NeWP Youth Writing Festivals!

NeWP Youth Writing Festivals

Elkhorn South High School

IMG_1750The Nebraska Writing Project hosted the 2015 Youth Writing Festival at Elkhorn South High School on March 21st. This was a wonderful opportunity for students in grades 6-8 to participate in a variety of writing exercises and activities. The students got to go on a writing marathon, and each student also participated in two unique writing sessions led by area teachers. These sessions dealt with creating backstories for fiction, writing creative nonfiction, and reversal poetry.

When asked what they enjoyed about the sessions, the students had lots of great things to say. One student said, “I enjoyed the session about creating fictional worlds the most because it gave me lots of freedom of thought and I got IMG_1746a good idea.” Another said, “I enjoyed all of my experiences because I learned a lot.” Finally, one student hit at the heart of the writing festival, “I really liked the Marathon. I liked that I was able to read with out criticism.”

Each student received a t-shirt, notebook, and pencil. The students also had the option of publishing their writing after the festival. Student writing can be found at http://newpyouthwritingfestval.wordpress.com/

by Amy Tasich, Elkhorn South High School

Stuart High School

On Saturday, March 21st, 60 youth and their instructors from 10 communities traveled to Stuart to participate in the Youth Writing Festival sponsored by the Nebraska Writing Project.  Communities represented in the festival were Stuart, O’Neill, Arnold, North Platte, McCook, Loomis, Kimball, Neligh-Oakdale, Valentine, and Alma.

Students were able to attend their choice of three sessions presented by Melissa Pilakowski, Valentine High School; Jan Knispel, adjunct professor, Mid Plains Community College; Brian Mohr, Grand Island Central Catholic High School; Kendra Vanderbeek, O’Niell High School; and Brenda Larabee, Stuart High School.  Following the sessions, participants enjoyed a sack lunch and then headed out for a writing marathon around the town of Stuart led by Janell Stoeger, Valentine High School.  Upon completion, students returned to the school to publish their writing from the day.  

 In addition to the Stuart High School site, the Youth Writing Festival also takes place at Elkhorn South on the same date.

Students who chose to submit writing have their writing posted on the Nebraska Writing Project Youth Writing Festival blog at WordPress.

Information regarding the festival can be found at The Nebraska Writing Project Events page

 The Nebraska Writing Project prides itself on the philosophy of teachers and students writing together.  This was a shining example of that philosophy in action.

by Brenda Larabee and Jan Knispel

 

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Nebraska’s Warrior Writers

By Scott Gealy and Beverly Hoistad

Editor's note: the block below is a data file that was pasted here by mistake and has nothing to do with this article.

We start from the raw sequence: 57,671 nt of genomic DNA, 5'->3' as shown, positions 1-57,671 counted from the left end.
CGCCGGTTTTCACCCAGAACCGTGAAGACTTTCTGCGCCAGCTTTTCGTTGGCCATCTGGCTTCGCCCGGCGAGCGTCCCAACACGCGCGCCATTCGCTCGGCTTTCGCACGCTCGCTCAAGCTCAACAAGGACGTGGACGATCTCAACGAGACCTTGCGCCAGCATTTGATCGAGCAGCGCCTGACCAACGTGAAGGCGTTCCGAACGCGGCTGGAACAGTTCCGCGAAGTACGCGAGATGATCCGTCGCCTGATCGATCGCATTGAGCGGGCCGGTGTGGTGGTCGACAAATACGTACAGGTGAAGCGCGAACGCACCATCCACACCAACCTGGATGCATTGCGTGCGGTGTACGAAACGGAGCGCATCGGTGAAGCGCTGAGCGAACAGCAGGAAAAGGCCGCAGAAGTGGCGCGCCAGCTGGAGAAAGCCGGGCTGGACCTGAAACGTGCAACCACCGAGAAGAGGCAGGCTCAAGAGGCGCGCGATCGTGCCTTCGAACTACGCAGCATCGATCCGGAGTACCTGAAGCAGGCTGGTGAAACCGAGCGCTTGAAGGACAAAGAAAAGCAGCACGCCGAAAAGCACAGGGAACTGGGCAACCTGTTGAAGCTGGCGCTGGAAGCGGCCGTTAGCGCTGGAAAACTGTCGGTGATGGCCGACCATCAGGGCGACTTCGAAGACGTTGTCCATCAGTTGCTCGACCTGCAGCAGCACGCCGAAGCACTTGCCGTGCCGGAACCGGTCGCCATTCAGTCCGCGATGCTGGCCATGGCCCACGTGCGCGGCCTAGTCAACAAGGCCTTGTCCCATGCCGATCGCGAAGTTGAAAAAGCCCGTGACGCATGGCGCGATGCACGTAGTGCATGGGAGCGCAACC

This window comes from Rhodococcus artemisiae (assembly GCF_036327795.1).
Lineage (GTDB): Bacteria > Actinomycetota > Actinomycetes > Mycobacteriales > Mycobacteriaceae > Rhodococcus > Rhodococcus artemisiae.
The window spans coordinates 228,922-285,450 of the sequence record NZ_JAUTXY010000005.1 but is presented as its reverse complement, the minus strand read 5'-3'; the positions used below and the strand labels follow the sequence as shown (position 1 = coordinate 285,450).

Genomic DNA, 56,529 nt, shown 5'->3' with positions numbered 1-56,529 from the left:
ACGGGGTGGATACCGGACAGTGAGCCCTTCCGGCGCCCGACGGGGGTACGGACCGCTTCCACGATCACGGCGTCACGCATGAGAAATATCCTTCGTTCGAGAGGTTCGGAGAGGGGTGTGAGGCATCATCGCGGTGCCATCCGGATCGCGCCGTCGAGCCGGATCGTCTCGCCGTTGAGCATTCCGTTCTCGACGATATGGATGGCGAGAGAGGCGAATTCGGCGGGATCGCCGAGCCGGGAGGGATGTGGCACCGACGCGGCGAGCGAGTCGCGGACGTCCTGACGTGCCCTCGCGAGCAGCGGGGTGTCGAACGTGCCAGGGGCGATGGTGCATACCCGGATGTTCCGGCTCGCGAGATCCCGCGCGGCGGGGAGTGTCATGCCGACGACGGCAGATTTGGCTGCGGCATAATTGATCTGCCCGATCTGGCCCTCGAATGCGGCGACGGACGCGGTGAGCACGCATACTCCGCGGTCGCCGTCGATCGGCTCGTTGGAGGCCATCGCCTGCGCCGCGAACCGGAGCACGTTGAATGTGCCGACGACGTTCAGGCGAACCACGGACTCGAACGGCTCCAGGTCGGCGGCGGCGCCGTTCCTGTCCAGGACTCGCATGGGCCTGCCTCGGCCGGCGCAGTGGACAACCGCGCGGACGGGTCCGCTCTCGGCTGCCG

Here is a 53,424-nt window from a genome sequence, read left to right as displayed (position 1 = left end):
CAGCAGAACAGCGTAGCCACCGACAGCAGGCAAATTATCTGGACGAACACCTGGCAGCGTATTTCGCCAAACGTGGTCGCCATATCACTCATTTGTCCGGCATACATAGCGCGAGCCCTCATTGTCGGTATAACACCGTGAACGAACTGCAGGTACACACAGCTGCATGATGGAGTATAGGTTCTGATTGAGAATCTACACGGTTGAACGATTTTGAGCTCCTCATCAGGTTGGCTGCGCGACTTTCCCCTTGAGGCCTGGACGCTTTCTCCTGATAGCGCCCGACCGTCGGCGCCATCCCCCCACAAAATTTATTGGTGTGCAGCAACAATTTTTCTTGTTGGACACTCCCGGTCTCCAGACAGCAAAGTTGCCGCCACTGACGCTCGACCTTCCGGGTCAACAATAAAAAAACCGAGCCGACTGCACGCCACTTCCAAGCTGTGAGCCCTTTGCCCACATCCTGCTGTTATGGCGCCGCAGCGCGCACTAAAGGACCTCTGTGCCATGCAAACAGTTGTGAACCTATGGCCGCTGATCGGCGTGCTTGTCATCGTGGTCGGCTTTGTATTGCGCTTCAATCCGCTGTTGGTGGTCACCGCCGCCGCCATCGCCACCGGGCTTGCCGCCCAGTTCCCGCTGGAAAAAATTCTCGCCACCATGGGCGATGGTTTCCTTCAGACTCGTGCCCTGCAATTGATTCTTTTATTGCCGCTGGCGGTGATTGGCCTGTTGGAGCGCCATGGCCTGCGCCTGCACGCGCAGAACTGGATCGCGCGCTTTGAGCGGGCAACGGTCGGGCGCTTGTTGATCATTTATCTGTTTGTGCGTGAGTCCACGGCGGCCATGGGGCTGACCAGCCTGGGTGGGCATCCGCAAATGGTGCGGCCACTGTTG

Nebraska’s Warrior Writing Project and Nebraska Writing Project

 

Photo from L to R:  Scott, Sharon, Jim, Andy, Mary,  Not pictured:  Barb, Muhammed, Dr. Ritchie, Dr. Naseem, Beverly
Photo from L to R: Scott, Sharon, Jim, Andy, Mary,
Not pictured: Barb, Muhammed, Dr. Ritchie, Dr. Naseem, Beverly

The kernel of an idea for Nebraska’s Warrior Writers was sown at a national conference almost a year ago and germinated with casual airport conversation on the journey home to Lincoln, Nebraska. The people who dream big at Humanities Nebraska, Chris Sommerich and Erika Hamilton, began visualizing how Missouri’s writing project could be adapted for Nebraska veterans and applied for grant money.

Following funding approval, the seed began to root, as representatives from the Human Services Federation, the Nebraska Writing Project, Humanities Nebraska, and the Veterans’ Administration met to decide how best to publicize, staff, and implement what was tentatively described as the Nebraska writing project for veterans and active military.

Workshops officially began in September at the V.A. in Lincoln and have been attended by veterans from both Lincoln and Omaha. Workshops focus on strategies and skills to develop writers, regardless of expertise or experience. The instructors integrate model texts for writers to look more directly at how good writing is built, and provide opportunities for writing practice and immediate feedback. Two book-length texts used for the preliminary six-week leg of the workshop were Simon Wiesenthal’s The Sunflower and Art Spiegelman’s Maus. Instructional focus has included idea acquisition, revision and editing, and publishing, while developing a strong bond as a community of writers willing to share a variety of works in progress, from poetry to fiction to memoir. While the number of participants as varied a little from week to week, the workshop has cultivated a strong core of committed writers. Each week the group had poets and prose writers, storytellers, historians, essayists, and songwriters.

The last day of the fall workshop was Saturday Oct. 25th, when participants shared work developed during the previous six weeks and fellow group members proudly provided final feedback and support. One saying at the Nebraska Writing Project is that a sign of an effective final day read-around is a few tears. There were tears, but members gratefully dried them and made plans to meet the following month for a new set of stories.

Participants and leaders will meet monthly until the next set of six workshops funded by Humanities Nebraska begins January 17th at the VA in Lincoln. A subsequent workshop is planned for the fall in Omaha. If you are interested in signing up, know a veteran who might be, or would simply like more information, email Beverly at Beverly Hoistad.

 

Check out the video! 

 

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